Ever since banks started reducing their deposit interest rates, we’ve started seeing a slew of non-traditional alternatives to savings accounts.
Some popular ones you might have heard of are the Singlife Account, Dash EasyEarn, Etiqa Elastiq and Stashaway Simple.
Offered by non-bank financial institutions such as insurers and stock brokers, these alternative accounts supposedly let you earn higher interest rates than your traditional savings account, while not compromising on the liquidity of your funds.
In this article, we’ll walk you through the differences between savings accounts and these new alternatives, while comparing the options on the market.
What exactly are these alternatives?
As mentioned above, products such as Singlife Account and Stashaway Simple are not bank accounts. They are cash accounts maintained by different types of financial institutions (FIs) such as:
- Insurance providers
- Investment brokerages
- Robo advisors
Why do we care? Because these FIs are governed under different rules by the Monetary Authority of Singapore compared to banks.
Banks are more strictly regulated, and the cash you deposit in a bank account is insured by the Singapore Deposit Insurance Corporation (SDIC). That makes regular bank savings accounts practically risk-free.
Insurers, brokerages and robo advisors are not held to the same level of accountability as banks, so there’s a higher level of risk.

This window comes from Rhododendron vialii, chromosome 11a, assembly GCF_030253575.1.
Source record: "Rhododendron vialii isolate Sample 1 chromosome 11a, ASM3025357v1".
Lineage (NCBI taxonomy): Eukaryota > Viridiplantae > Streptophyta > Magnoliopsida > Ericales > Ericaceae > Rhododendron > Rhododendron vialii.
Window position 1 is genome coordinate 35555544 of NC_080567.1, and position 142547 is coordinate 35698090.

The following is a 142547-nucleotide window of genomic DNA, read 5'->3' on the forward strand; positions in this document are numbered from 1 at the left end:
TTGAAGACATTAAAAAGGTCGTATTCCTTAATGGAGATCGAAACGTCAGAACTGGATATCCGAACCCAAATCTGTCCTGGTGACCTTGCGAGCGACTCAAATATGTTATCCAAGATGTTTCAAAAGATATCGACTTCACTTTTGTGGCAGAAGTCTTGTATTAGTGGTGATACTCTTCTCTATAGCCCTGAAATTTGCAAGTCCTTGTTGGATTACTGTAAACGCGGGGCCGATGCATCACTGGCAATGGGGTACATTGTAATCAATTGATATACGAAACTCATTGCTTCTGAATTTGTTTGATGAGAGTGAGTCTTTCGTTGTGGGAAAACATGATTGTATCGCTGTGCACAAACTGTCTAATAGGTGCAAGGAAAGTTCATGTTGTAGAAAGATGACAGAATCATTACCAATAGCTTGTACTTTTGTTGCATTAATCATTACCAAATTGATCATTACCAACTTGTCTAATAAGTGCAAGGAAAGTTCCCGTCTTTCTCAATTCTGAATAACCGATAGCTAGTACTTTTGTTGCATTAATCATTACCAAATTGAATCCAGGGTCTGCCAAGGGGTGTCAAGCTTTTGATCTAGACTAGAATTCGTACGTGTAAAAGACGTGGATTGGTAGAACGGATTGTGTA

When you park your cash in a non-traditional ‘savings account’, the returns may not be guaranteed. In some cases, even your capital is not guaranteed, meaning you may lose the initial amount you put in. Or your returns may be guaranteed, but there are certain conditions (e.g. lock-in period, minimum balance) to meet.
We’re not saying that these accounts are too good to be true. But it’s important to know the difference before you commit.
Comparison of alternative ‘savings accounts’
There are almost too many of such accounts to keep track of, so we decided to compile the more popular ones in a handy table. Apart from the interest rate, we also categorised them by FI type and whether your cash is insured under the SDIC.
|Alternative ‘savings account’||Advertised interest rate*||Category||Deposit insured?|
|Singtel Dash EasyEarn||2%||Insurer||Yes|
|Singapura Finance ViVid||1.3%||Finance company||Yes|
|Endowus Cash Smart||1.1% to 2.2%||Robo advisor||No|
|Stashaway Simple||1.9%||Robo advisor||No|
|MoneyOwl WiseSaver||Varies; now 0.79%||Robo advisor||No|
|POEMS Excess Funds Management||Varies; now 1%||Stock broker||No|
|FSMOne Auto-Sweep||Varies; now 0.9%||Stock broker||No|
*Valid as of July 2020. Interest rates are subject to changes.
If you are looking for something super-low-risk, we recommend you only consider the first few options which are covered by the SDIC. The SDIC covers only banking institutions and insurance providers.
Investment broker and robo advisor accounts, on the other hand, are not insured, so they are better for those with slightly higher risk appetites.
Accounts insured under SDIC
The following cash accounts are provided by insurers and they are technically insurance policies. Your capital (the original deposit) is guaranteed; even if anything should happen to the provider, it is still insured under the SDIC’s Policy Owners’ Protection Scheme.
|Insurance savings plan||Advertised interest rate||Minimum deposit amount||Maximum deposit amount|
|Singlife Account||2.5% (not fully guaranteed)||$500||$10,000|
|Singtel Dash EasyEarn||2% (1.5% guaranteed + 0.5% non-guaranteed) for first year only||$2,000||$20,000|
|Etiqa ELASTIQ||1.8% (guaranteed) for first 3 years. Lock-in of 90 days applies||$5,000||$50,000|
Finally, there’s also an alternative savings account by local financial services company Singapura Finance. It’s under the SDIC Deposit Insurance Scheme, so your capital is protected up to $75,000.